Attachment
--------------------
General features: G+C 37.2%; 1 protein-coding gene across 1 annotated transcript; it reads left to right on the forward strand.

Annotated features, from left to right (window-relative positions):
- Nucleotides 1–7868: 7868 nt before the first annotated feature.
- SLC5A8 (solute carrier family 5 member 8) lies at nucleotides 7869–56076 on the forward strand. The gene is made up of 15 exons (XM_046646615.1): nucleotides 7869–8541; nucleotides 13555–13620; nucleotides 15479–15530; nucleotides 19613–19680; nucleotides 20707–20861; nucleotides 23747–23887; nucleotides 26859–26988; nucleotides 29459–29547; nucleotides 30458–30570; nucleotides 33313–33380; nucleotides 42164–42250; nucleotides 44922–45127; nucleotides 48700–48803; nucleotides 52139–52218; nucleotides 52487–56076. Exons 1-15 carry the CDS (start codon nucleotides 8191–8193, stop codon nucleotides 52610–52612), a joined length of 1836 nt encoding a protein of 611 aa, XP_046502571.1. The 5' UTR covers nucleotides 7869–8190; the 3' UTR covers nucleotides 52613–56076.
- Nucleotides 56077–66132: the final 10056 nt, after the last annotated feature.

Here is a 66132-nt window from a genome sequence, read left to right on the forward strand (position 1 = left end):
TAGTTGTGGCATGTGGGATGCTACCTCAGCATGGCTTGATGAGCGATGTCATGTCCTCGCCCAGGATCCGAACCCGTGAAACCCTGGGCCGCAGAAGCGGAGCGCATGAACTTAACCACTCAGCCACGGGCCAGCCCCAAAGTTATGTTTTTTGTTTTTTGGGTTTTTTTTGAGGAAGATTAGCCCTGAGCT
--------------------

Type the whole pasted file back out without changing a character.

General features: G+C 37.2%; 1 protein-coding gene across 1 annotated transcript; it reads left to right on the forward strand.

Annotated features, from left to right (window-relative positions):
- Nucleotides 1–7868: 7868 nt before the first annotated feature.
- SLC5A8 (solute carrier family 5 member 8) lies at nucleotides 7869–56076 on the forward strand. The gene is made up of 15 exons (XM_046646615.1): nucleotides 7869–8541; nucleotides 13555–13620; nucleotides 15479–15530; nucleotides 19613–19680; nucleotides 20707–20861; nucleotides 23747–23887; nucleotides 26859–26988; nucleotides 29459–29547; nucleotides 30458–30570; nucleotides 33313–33380; nucleotides 42164–42250; nucleotides 44922–45127; nucleotides 48700–48803; nucleotides 52139–52218; nucleotides 52487–56076. Exons 1-15 carry the CDS (start codon nucleotides 8191–8193, stop codon nucleotides 52610–52612), a joined length of 1836 nt encoding a protein of 611 aa, XP_046502571.1. The 5' UTR covers nucleotides 7869–8190; the 3' UTR covers nucleotides 52613–56076.
- Nucleotides 56077–66132: the final 10056 nt, after the last annotated feature.

Here is a 66132-nt window from a genome sequence, read left to right on the forward strand (position 1 = left end):
TAGTTGTGGCATGTGGGATGCTACCTCAGCATGGCTTGATGAGCGATGTCATGTCCTCGCCCAGGATCCGAACCCGTGAAACCCTGGGCCGCAGAAGCGGAGCGCATGAACTTAACCACTCAGCCACGGGCCAGCCCCAAAGTTATGTTTTTTGTTTTTTGGGTTTTTTTTGAGGAAGATTAGCCCTGAGCT